When I got to the sanctuary, there was a sign on the fence saying it wasn’t open to the public, but I turned in and parked in the driveway, down the road from the sign.  The main road going into the area had a locked gate and said No Trespassing.  I wandered around a little, looking across the ponds I could see, but there wasn’t much there.  About that time a police car pulled in and the officer nicely asked me what I was taking pictures of.  I explained about the waterbird sanctuary (not mentioning the sign down the road that said it wasn’t open to the public – a sign he turned out not to be aware of, seemingly) and said I was hoping to take pictures of birds. He explained that adjacent to the waterbird sanctuary was a Navy missile range, and he didn’t think they would appreciate someone taking pictures of it.  I assured him I would only take pictures of birds and that I wouldn’t go anywhere beyond any No Trespassing signs.  He was fine with that and told me to “go for it”.


So, given that semi-official permission, I went through a gate that didn’t have a sign on it, and I did see a few waterbirds.  I got a picture of some Sanderlings, a common shorebird that I see in California in the winter, and that I had seen on Oahu on our tour of the James Campbell NWR.



There were also a few of the Hawaiian subspecies of the Black-necked Stilt there, and I got this picture of a pair of them:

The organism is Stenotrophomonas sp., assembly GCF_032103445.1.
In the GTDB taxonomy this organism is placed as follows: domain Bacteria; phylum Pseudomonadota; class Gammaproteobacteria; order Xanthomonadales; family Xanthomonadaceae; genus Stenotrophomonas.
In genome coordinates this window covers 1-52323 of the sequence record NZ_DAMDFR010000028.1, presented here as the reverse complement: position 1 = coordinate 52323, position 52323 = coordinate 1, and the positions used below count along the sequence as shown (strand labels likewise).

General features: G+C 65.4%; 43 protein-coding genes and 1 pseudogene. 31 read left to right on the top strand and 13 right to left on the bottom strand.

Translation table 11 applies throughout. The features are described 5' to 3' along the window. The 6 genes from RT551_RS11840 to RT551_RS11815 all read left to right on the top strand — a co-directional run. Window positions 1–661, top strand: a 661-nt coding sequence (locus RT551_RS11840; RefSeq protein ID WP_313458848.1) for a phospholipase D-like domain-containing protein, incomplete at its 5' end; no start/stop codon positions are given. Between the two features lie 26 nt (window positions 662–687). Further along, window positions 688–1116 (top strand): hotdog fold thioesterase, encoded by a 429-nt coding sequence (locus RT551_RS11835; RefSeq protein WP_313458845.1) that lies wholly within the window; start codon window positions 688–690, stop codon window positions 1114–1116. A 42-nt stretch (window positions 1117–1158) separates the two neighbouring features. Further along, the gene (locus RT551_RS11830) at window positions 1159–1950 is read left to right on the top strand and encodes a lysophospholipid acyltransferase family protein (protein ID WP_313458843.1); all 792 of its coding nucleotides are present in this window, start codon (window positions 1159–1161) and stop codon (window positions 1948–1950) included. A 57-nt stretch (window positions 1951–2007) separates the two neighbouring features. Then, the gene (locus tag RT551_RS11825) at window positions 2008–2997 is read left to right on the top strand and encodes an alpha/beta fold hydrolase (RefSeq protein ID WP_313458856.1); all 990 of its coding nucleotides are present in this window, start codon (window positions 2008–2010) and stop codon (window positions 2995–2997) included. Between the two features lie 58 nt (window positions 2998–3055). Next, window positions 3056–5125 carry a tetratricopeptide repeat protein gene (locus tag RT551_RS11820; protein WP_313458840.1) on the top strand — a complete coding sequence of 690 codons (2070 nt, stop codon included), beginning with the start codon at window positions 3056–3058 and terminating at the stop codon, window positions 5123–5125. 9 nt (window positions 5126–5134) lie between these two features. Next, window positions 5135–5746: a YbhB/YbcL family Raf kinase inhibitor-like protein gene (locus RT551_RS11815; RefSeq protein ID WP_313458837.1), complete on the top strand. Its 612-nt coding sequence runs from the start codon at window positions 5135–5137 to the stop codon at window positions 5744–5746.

I wasn’t ready to give up on the birds I had come to see, though, so I walked across the road where there were some scrubby trees and bushes, and I played the call and song of a bird I had been trying to see all week here, which I had put on my cell phone.  By golly, I soon got a reply!  I am terrible with bird songs, but even I could tell that I was hearing my target bird, but it was deep in some scrubby trees and shrubs.  It just kept singing and singing, and every now and then I encouraged it by playing the recording some more.  Eventually I got a few glimpses of it, back in the bushes, and at least then I knew where to look for it.  There turned out to be two of them, and they kept flitting around and answering my phone’s recorded song.  Finally, I got a good look at one of them, through my binoculars, and I could see the rich brown color and the white eye ring and white line going back from the eye, which are the distinguishing features of the MELODIOUS LAUGHINGTHRUSH (lifer).  The bird is also called a Hwamei or Chinese Hwamei, but I like the laughingthrush name better, and at least I know how to pronounce it.  They are supposed to be fairly common on Kauai, but this was the first time I actually saw one, and I can see why, the way it stayed in the deep brush.  If I hadn’t played the call, it wouldn’t have sounded off itself, I suspect, and without it singing, there is no way I would have ever seen it.  I also don’t think there was anything special about the location I was in, but the species had been reported there, so I gave it a try there.